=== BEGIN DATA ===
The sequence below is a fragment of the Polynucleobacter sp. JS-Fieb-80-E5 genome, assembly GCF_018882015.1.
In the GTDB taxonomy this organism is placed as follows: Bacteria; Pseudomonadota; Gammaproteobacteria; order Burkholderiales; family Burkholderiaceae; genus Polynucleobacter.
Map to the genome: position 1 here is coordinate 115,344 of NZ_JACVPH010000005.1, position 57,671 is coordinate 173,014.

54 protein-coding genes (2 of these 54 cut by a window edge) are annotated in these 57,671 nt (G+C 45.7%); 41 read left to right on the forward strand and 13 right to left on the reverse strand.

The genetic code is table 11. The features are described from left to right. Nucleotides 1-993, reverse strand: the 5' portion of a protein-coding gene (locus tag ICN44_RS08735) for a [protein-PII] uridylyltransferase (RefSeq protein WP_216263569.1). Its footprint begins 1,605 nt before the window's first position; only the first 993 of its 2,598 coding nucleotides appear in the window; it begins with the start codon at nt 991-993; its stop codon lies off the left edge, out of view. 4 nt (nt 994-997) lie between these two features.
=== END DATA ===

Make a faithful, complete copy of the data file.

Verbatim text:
The sequence below is a fragment of the Polynucleobacter sp. JS-Fieb-80-E5 genome, assembly GCF_018882015.1.
In the GTDB taxonomy this organism is placed as follows: Bacteria; Pseudomonadota; Gammaproteobacteria; order Burkholderiales; family Burkholderiaceae; genus Polynucleobacter.
Map to the genome: position 1 here is coordinate 115,344 of NZ_JACVPH010000005.1, position 57,671 is coordinate 173,014.

54 protein-coding genes (2 of these 54 cut by a window edge) are annotated in these 57,671 nt (G+C 45.7%); 41 read left to right on the forward strand and 13 right to left on the reverse strand.

The genetic code is table 11. The features are described from left to right. Nucleotides 1-993, reverse strand: the 5' portion of a protein-coding gene (locus tag ICN44_RS08735) for a [protein-PII] uridylyltransferase (RefSeq protein WP_216263569.1). Its footprint begins 1,605 nt before the window's first position; only the first 993 of its 2,598 coding nucleotides appear in the window; it begins with the start codon at nt 991-993; its stop codon lies off the left edge, out of view. 4 nt (nt 994-997) lie between these two features.